While most people are familiar with Minecraft, a video game where players build and create 3-dimensional worlds, I’d love to tell you more about its lesser-known and distant relative, WriteReader.
WriteReader is a Danish (neighbour to the Swedes, who invented Minecraft) online literacy tool that helps students to read by experimenting with the written language and creating books from an early age.
WriteReader has an intentional design with carefully selected and simplified functions needed for young students to create multimodal books (text, voice, and images) while at the same time increasing written language acquisition. The tool seeks to engage students by focusing on the inherent qualities of writing and creating something unique and allowing them to share and make their voices heard.
Can second be best?
One of the biggest compliments that WriteReader has received was from a boy in 1st grade. He raised his hand after class and said:
Sometimes it’s fine being second and especially in this case, because WriteReader IS NOT a game.
WriteReader has deliberately chosen to omit all gamification elements and focused on the joy and power of being a creative storyteller, book creator, and publisher. At least for that boy, it seems like WriteReader has succeeded in turning writing into a fun, engaging experience–without containing any gamification elements. How can that be?
Open-ended creation tools
One of the reasons could be that building stories and creating books might contain some of the same kinds of elements and hooks as building a world in an artificial and pixelated world. In Minecraft, you have a range of tools and building elements that makes it possible to create almost everything.
WriteReader is likewise an open-ended tool, where students can use and combine images, audio and letters in infinite ways to create something to be proud of. Letters are bricks to create words to create sentences as a prerequisite for the written language that can be combined in numerous ways and tell any story. It’s hard to imagine anything more fascinating. WriteReader can from an early age open the student’s eyes to what the written language can accomplish and why it’s important to learn how to read and write.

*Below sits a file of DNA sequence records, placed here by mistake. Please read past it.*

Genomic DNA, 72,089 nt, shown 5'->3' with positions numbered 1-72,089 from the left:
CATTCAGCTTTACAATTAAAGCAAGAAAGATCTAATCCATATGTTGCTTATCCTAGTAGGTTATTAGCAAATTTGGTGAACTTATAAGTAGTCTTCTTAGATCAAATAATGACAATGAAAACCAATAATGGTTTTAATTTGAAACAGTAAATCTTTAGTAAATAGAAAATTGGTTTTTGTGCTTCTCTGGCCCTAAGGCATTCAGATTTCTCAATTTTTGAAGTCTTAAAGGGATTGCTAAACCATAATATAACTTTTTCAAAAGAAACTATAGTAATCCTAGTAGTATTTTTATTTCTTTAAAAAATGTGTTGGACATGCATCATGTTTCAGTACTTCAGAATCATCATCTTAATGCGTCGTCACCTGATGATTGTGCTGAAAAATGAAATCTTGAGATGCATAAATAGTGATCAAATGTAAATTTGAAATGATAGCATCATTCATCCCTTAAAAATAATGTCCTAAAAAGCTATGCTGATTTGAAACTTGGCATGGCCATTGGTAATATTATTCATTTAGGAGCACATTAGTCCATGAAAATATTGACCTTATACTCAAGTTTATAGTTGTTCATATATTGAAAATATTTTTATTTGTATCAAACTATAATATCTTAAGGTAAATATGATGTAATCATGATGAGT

Minecraft as a lever for writing
Students can also use their interest in Minecraft (or any other topic) as motivation to become better at writing. Supported by 16 integrated Minecraft images, students can easily create a book and share their knowledge about their favorite game with other students. It can be a guidebook with tips and tricks about the game or a fictional story about Steve and how he becomes friends with a creeper.
With WriteReader’s integrated image search feature (with +1.5 million rights-free images) and a camera feature, students can create books no matter their interests and what’s important and interesting to them.
Not surprisingly, Minecraft is the most popular topic among WriteReader’s young writers, as evidenced by the recent inventory of the illustrations students use in their books.
If you take the beginning of the name WriteReader and the end of the word Minecraft, you get a new term that very well answers the title and question of this blog post.
By combining students’ interest in one of the world’s most popular video games with one of the most motivating learning tools, very good conditions are created for developing one of the most important skills in today’s society: “writecraft”.
Read Zak’s book by clicking on the cover image above.